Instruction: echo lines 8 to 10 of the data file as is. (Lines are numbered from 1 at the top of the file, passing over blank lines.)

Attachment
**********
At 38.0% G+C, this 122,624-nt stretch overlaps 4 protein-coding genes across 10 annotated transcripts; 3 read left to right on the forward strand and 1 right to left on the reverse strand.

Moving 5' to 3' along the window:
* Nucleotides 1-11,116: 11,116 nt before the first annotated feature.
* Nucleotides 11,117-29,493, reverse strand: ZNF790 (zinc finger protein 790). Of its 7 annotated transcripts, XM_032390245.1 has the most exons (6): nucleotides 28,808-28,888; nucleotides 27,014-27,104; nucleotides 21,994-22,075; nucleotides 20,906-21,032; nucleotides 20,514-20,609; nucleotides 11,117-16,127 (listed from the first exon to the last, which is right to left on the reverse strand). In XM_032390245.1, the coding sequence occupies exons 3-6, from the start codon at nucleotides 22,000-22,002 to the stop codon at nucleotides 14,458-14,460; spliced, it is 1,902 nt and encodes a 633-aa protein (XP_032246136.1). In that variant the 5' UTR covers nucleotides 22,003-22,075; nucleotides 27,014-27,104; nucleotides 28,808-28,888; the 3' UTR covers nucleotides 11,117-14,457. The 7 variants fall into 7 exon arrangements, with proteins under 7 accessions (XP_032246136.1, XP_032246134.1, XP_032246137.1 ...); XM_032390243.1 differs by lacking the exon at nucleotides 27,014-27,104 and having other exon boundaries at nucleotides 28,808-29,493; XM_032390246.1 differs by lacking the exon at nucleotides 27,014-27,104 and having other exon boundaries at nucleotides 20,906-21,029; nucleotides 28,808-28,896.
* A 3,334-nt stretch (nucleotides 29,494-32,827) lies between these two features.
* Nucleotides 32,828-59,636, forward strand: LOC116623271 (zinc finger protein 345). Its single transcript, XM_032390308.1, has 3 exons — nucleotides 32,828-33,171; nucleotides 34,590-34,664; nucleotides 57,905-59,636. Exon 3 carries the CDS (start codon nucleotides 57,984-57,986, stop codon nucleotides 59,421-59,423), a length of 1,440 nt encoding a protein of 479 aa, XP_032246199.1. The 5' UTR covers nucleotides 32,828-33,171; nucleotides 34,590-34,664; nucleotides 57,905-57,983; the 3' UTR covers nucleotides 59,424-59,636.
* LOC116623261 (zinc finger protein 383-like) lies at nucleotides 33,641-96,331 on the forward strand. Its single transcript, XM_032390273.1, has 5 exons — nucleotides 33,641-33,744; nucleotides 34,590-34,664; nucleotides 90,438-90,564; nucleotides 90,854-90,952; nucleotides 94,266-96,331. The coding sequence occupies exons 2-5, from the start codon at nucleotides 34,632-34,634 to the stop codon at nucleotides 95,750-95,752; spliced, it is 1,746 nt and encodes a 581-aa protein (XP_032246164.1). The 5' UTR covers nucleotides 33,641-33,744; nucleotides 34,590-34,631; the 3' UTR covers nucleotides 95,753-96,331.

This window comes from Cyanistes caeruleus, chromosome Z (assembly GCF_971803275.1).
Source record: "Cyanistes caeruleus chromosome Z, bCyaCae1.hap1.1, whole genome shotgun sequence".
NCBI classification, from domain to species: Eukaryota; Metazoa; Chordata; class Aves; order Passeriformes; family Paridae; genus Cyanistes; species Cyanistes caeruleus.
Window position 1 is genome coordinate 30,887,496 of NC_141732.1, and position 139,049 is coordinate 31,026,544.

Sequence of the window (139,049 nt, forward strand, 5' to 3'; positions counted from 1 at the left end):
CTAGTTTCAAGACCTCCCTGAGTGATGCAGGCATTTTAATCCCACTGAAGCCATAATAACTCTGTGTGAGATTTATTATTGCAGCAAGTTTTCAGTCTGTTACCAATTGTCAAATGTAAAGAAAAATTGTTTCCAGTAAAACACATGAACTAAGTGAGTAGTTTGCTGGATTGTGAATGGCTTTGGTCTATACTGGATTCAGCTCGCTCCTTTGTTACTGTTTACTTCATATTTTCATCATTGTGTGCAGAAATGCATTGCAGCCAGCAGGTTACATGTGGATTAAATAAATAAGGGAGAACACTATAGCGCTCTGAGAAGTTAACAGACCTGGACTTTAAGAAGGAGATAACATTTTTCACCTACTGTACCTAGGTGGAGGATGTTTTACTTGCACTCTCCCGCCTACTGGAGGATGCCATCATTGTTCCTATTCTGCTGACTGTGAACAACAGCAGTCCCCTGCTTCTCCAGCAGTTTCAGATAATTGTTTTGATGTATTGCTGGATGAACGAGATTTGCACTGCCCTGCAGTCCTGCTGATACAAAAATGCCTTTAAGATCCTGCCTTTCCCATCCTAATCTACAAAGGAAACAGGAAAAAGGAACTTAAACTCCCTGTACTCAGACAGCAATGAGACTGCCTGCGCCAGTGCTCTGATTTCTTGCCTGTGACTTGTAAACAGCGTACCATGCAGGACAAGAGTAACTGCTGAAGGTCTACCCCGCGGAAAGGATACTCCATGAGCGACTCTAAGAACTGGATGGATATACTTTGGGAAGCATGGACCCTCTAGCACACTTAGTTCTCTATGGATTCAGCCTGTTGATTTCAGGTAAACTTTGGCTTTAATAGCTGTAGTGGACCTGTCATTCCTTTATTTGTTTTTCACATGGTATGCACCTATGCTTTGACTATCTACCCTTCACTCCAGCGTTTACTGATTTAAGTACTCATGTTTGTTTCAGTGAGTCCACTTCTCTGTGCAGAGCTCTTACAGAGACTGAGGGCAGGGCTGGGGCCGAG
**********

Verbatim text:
This window comes from Cyanistes caeruleus, chromosome Z (assembly GCF_971803275.1).
Source record: "Cyanistes caeruleus chromosome Z, bCyaCae1.hap1.1, whole genome shotgun sequence".
NCBI classification, from domain to species: Eukaryota; Metazoa; Chordata; class Aves; order Passeriformes; family Paridae; genus Cyanistes; species Cyanistes caeruleus.